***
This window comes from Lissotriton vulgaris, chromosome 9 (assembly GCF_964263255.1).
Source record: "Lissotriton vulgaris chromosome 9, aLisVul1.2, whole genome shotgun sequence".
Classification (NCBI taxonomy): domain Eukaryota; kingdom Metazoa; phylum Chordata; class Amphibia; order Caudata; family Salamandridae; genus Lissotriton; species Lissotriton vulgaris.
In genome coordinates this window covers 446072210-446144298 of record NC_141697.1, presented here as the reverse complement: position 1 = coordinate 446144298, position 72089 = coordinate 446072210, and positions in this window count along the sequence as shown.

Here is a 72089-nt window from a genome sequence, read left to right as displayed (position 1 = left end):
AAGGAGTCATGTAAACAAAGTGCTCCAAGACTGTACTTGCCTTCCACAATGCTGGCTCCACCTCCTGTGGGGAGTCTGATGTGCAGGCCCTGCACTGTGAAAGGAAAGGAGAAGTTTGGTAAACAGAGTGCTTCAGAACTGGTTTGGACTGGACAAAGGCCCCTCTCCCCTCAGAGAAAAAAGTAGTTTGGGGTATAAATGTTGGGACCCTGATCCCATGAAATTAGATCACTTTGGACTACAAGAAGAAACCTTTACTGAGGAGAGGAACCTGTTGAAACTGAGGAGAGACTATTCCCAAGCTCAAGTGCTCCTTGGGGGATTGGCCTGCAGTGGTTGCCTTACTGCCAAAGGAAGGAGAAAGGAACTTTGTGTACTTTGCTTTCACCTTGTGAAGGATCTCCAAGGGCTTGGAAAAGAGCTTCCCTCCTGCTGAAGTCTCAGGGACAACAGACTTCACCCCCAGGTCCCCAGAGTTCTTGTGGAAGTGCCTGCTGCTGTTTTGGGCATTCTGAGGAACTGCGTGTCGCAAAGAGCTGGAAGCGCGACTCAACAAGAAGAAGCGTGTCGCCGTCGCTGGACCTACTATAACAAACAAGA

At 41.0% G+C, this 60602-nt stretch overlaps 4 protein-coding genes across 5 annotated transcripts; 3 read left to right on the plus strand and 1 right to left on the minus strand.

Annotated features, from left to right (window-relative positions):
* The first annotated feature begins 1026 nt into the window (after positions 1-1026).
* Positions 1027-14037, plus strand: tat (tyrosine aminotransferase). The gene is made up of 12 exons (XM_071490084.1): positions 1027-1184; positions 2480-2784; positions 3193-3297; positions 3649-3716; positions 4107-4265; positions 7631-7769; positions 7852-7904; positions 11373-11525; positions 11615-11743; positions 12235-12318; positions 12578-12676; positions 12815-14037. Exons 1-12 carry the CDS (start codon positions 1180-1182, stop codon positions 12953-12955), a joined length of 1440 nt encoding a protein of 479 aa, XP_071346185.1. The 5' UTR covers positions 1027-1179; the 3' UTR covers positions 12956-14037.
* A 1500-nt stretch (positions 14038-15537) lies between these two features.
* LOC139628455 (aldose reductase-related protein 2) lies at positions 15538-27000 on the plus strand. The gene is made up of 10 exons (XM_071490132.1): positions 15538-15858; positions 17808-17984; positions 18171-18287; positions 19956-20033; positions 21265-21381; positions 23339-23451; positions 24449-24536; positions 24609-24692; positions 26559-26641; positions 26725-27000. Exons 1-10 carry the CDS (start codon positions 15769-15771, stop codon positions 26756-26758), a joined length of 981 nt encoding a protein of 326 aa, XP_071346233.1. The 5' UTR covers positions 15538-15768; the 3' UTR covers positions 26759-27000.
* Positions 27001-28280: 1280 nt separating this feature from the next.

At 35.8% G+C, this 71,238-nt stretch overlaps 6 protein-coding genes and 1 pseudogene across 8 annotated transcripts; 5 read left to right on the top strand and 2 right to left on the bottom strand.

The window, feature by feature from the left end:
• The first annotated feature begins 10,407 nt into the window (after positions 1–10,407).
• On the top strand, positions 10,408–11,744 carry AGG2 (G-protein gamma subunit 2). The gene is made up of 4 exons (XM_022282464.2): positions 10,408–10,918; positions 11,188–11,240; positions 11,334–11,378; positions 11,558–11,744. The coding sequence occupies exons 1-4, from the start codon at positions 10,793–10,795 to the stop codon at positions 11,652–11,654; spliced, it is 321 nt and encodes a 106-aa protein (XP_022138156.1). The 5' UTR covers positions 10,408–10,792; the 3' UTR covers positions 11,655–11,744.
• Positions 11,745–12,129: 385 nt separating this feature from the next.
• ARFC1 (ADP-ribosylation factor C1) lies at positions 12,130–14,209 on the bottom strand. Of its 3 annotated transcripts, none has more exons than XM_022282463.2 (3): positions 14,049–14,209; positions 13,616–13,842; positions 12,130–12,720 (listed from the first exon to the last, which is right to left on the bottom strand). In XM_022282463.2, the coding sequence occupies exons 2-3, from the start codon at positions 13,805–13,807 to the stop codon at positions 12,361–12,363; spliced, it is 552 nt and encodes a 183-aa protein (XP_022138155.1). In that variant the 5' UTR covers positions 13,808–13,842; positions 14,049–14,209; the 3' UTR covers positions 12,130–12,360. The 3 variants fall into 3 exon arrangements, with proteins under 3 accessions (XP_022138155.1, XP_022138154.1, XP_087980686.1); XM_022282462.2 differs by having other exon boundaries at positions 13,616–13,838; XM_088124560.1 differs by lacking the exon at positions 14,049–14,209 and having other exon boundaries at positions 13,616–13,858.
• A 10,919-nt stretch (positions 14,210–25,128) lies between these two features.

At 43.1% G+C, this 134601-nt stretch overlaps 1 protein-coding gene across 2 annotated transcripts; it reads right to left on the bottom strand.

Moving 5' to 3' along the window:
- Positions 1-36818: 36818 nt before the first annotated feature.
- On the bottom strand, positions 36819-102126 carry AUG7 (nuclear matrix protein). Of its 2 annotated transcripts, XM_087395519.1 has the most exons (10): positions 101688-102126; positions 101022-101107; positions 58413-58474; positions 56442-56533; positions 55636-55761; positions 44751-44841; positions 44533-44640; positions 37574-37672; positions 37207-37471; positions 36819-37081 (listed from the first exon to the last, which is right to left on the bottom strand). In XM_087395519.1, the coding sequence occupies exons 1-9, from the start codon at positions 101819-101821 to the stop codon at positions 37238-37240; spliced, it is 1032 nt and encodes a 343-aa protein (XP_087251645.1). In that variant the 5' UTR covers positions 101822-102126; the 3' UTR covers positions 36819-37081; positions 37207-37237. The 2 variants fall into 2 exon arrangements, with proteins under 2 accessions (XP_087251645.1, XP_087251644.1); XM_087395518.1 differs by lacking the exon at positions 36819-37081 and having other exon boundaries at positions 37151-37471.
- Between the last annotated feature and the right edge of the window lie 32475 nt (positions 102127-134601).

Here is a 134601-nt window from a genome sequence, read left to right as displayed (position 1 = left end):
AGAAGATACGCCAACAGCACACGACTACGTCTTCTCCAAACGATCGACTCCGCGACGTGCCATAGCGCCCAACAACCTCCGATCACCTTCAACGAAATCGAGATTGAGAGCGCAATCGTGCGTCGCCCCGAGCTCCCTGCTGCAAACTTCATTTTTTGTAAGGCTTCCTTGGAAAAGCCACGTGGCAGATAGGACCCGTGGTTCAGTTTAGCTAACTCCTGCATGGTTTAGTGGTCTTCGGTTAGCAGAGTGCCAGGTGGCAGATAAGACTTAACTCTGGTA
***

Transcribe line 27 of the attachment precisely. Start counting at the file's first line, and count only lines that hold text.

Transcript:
AGAAGATACGCCAACAGCACACGACTACGTCTTCTCCAAACGATCGACTCCGCGACGTGCCATAGCGCCCAACAACCTCCGATCACCTTCAACGAAATCGAGATTGAGAGCGCAATCGTGCGTCGCCCCGAGCTCCCTGCTGCAAACTTCATTTTTTGTAAGGCTTCCTTGGAAAAGCCACGTGGCAGATAGGACCCGTGGTTCAGTTTAGCTAACTCCTGCATGGTTTAGTGGTCTTCGGTTAGCAGAGTGCCAGGTGGCAGATAAGACTTAACTCTGGTA